Northern Exposure – Stories from Lockhart River and Fitzroy Crossing
June 21, 2019
The exhibition showcases works from three celebrated Aboriginal artists and will connect viewers with the joys of life on Country, Dreamtime spirits and Aboriginal culture; also showcasing all the colour, movement and textural feel of the natural environment; as seen within two Aboriginal communities in far northern Australia: Fitzroy Crossing (The Kimberly, WA) and Lockhart River (Cape York, QLD).
The exhibition will include large impact, spirit figure and story telling works by Jack Macale Loodgengardinge (Fitzroy Crossing); stories of friendship, food gathering and observation of landscape by late artist Adrian King (Lockhart River, Cape York, QLD); plus grand scale abstract colour field paintings by Patrick Butcher (Lockhart River, Cape York, QLD) that directly translate the beauty of colour and movement within nature to canvas.
While the collection of art is created at vast distances apart, each contain a collective spirit of yearning for Country and a desire for the artists to place great importance on respect for sacred sites and protection of the land. The feel of the work is also undoubtably modern, with the use of bold colours and very individual, and often non traditional painting techniques.
Artists Adrian King and Patrick Butcher were both original founding members of the Lockart River Art Gang, formed in 1995 – a group of modernist painters who’s work has been exhibited and collected both nationally and internationally, including exhibitions and performances as far afield as New York City, USA. Their work is shaped by landscape and history, with subjects including traditional life, fishing, seasonal fires, body painting and the environment. Many of the Lockart River Art Gang artists are known for their rapid execution of works, using their fingers and hands to apply and scrape away paint layers on the canvas; as seen more notably in the work of Patrick Butcher.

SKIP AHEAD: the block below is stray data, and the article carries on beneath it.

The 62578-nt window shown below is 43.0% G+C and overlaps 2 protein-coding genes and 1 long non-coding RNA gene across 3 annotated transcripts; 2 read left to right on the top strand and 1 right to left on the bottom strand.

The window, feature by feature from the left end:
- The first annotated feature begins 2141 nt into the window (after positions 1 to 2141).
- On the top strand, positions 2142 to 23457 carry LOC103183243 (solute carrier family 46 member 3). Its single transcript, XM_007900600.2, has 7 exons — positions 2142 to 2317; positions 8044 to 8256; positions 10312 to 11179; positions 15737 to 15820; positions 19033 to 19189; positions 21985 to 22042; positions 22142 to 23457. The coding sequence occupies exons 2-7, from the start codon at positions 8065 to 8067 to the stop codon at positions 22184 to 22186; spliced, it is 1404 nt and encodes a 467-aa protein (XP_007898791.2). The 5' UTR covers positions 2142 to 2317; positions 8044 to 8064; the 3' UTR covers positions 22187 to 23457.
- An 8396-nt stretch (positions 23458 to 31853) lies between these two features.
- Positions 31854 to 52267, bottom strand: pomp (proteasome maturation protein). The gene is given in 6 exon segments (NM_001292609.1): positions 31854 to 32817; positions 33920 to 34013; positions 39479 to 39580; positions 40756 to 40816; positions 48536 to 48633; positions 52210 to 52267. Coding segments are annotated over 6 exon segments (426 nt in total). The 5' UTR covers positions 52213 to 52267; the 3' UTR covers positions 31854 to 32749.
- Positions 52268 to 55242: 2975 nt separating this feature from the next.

Jack Macale Loodgengardinge is a multi-award-winning artist who is also known for interpreting, within works, the historical struggle of Aboriginal people against the early invasion of Europeans in the Kimberly. His bold style, also including paintings of spirit figures (Wandjina) and other Dreamtime stories have earned him enormous respect within many Aboriginal communities, and also the Australian arts scene in general. He is today considered one of Western Australia’s leading Aboriginal painters. Currently works from all artists are held by major art institutions and museums including: the National Gallery of Victoria, Queensland Art Gallery and the National Museum of Australia.
An exhibition that’s collective voice speaks of environmental care, the importance Country, sacred sites and a sense of tribal togetherness; Northern Exposure – Stories from Lockhart River and Fitzroy Crossing promises to be one of the most memorable Aboriginal exhibitions of 2019. Friday June 21, 2019.